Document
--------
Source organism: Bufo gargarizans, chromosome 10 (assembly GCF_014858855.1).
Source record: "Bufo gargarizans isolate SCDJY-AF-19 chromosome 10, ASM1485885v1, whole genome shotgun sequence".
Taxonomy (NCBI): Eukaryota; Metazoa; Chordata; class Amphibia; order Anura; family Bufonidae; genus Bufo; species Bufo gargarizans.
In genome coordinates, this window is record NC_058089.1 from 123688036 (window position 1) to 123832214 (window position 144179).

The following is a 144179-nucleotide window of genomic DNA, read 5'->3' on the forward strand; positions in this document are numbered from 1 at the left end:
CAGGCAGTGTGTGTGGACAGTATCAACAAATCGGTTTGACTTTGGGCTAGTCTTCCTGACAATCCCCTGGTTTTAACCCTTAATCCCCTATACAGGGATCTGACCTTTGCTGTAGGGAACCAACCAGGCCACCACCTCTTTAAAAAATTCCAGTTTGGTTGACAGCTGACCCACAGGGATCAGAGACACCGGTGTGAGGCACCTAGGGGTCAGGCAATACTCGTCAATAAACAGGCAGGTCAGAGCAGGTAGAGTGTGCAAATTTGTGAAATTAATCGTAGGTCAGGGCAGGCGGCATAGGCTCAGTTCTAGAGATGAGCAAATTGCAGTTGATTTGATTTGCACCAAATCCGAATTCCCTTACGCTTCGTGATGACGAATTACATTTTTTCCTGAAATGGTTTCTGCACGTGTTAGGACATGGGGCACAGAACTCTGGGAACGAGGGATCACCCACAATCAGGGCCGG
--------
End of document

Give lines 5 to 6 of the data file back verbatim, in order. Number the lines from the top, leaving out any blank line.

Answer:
The following is a 144179-nucleotide window of genomic DNA, read 5'->3' on the forward strand; positions in this document are numbered from 1 at the left end:
CAGGCAGTGTGTGTGGACAGTATCAACAAATCGGTTTGACTTTGGGCTAGTCTTCCTGACAATCCCCTGGTTTTAACCCTTAATCCCCTATACAGGGATCTGACCTTTGCTGTAGGGAACCAACCAGGCCACCACCTCTTTAAAAAATTCCAGTTTGGTTGACAGCTGACCCACAGGGATCAGAGACACCGGTGTGAGGCACCTAGGGGTCAGGCAATACTCGTCAATAAACAGGCAGGTCAGAGCAGGTAGAGTGTGCAAATTTGTGAAATTAATCGTAGGTCAGGGCAGGCGGCATAGGCTCAGTTCTAGAGATGAGCAAATTGCAGTTGATTTGATTTGCACCAAATCCGAATTCCCTTACGCTTCGTGATGACGAATTACATTTTTTCCTGAAATGGTTTCTGCACGTGTTAGGACATGGGGCACAGAACTCTGGGAACGAGGGATCACCCACAATCAGGGCCGG